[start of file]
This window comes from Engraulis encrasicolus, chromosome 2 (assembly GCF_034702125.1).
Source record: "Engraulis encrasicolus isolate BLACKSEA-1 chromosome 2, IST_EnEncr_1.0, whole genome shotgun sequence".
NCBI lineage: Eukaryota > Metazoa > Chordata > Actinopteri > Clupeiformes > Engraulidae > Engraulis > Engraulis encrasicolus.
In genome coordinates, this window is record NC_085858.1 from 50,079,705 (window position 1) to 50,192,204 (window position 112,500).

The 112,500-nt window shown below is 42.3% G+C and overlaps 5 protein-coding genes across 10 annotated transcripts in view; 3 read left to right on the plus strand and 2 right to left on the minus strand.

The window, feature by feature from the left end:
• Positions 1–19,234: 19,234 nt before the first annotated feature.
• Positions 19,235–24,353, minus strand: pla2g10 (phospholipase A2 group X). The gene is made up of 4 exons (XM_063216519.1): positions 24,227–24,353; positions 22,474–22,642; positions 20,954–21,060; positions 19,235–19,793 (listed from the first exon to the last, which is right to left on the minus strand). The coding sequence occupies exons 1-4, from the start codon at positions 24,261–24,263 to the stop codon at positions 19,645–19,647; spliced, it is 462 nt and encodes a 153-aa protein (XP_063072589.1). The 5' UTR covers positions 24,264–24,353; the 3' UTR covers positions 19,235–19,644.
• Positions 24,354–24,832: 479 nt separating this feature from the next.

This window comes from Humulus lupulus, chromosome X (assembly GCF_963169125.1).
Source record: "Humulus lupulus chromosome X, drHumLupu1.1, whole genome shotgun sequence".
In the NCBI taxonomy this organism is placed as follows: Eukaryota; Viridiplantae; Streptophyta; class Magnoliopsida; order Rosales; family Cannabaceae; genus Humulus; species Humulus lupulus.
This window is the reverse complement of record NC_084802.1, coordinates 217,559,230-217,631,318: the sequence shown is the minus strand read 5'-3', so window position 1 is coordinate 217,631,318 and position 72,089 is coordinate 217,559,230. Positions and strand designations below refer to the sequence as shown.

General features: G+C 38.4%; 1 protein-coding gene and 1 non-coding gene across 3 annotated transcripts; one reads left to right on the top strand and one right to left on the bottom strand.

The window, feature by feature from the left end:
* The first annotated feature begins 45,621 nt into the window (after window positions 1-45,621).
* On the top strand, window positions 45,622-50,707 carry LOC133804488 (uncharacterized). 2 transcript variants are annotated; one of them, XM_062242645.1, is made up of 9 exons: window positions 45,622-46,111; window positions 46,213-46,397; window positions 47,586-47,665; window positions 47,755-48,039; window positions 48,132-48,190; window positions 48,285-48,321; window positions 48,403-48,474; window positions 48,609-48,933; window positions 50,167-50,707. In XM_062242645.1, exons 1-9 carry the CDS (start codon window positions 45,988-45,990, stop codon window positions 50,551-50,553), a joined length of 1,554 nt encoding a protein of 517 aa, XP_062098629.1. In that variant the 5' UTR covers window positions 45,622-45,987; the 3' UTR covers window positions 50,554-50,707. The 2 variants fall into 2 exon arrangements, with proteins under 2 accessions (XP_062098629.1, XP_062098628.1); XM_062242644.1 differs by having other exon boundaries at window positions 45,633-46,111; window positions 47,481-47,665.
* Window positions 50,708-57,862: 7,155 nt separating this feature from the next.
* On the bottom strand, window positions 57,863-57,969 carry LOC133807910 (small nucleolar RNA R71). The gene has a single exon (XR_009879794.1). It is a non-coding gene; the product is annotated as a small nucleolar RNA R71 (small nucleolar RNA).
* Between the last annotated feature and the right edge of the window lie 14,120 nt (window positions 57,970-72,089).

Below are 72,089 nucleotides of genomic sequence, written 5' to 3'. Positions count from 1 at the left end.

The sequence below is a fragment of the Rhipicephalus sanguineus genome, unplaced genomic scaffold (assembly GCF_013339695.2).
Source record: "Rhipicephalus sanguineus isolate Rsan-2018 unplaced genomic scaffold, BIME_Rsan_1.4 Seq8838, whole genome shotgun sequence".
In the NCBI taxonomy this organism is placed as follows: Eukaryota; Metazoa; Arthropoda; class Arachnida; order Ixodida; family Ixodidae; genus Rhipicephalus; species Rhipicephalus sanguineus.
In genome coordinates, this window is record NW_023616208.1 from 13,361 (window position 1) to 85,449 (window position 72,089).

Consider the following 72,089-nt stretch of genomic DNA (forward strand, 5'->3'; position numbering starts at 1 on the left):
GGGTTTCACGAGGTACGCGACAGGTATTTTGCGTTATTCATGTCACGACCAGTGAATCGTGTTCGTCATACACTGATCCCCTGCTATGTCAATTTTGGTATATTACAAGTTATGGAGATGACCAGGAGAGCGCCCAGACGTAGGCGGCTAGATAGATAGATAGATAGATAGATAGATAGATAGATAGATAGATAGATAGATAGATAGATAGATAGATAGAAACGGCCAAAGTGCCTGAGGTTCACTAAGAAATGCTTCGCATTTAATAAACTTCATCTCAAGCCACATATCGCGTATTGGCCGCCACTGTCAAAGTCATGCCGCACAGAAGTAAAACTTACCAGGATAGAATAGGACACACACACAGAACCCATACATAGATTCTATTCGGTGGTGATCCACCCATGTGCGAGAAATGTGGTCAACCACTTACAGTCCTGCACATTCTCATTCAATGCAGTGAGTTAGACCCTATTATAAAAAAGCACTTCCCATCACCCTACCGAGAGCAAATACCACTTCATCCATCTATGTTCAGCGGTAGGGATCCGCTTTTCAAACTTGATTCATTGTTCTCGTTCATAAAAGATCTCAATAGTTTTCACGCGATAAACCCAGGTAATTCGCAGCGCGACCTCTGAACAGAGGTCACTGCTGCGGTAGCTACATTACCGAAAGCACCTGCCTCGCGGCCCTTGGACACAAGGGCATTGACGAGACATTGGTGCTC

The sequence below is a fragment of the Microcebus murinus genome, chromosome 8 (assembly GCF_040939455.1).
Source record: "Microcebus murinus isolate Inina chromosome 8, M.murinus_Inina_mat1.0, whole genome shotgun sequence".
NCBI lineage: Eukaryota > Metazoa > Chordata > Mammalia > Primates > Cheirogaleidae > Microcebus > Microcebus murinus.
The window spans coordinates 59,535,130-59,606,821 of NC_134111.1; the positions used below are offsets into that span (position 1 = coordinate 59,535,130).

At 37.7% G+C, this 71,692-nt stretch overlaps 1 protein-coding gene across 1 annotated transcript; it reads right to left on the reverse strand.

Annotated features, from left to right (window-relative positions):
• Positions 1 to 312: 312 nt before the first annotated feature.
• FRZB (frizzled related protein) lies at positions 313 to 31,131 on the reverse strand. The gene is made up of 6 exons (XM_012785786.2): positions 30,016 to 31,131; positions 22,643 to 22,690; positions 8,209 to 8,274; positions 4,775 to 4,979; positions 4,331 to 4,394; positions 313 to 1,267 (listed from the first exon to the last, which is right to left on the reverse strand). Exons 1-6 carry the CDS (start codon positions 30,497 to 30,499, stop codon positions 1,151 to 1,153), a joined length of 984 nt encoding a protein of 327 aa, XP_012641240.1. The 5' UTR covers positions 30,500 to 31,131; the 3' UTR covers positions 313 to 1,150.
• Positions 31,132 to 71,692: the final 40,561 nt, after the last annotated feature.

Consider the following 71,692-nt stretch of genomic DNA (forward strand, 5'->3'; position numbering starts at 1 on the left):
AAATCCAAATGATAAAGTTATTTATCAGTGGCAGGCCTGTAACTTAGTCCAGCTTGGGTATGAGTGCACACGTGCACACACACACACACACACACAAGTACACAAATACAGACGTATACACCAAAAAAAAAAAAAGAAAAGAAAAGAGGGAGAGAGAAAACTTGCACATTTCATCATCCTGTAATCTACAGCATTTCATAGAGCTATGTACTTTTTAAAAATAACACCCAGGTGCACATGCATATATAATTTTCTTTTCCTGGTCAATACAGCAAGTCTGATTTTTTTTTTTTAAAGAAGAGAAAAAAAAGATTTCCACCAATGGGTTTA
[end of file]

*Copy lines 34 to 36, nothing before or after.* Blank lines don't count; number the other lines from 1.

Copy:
• Positions 1 to 312: 312 nt before the first annotated feature.
• FRZB (frizzled related protein) lies at positions 313 to 31,131 on the reverse strand. The gene is made up of 6 exons (XM_012785786.2): positions 30,016 to 31,131; positions 22,643 to 22,690; positions 8,209 to 8,274; positions 4,775 to 4,979; positions 4,331 to 4,394; positions 313 to 1,267 (listed from the first exon to the last, which is right to left on the reverse strand). Exons 1-6 carry the CDS (start codon positions 30,497 to 30,499, stop codon positions 1,151 to 1,153), a joined length of 984 nt encoding a protein of 327 aa, XP_012641240.1. The 5' UTR covers positions 30,500 to 31,131; the 3' UTR covers positions 313 to 1,150.
• Positions 31,132 to 71,692: the final 40,561 nt, after the last annotated feature.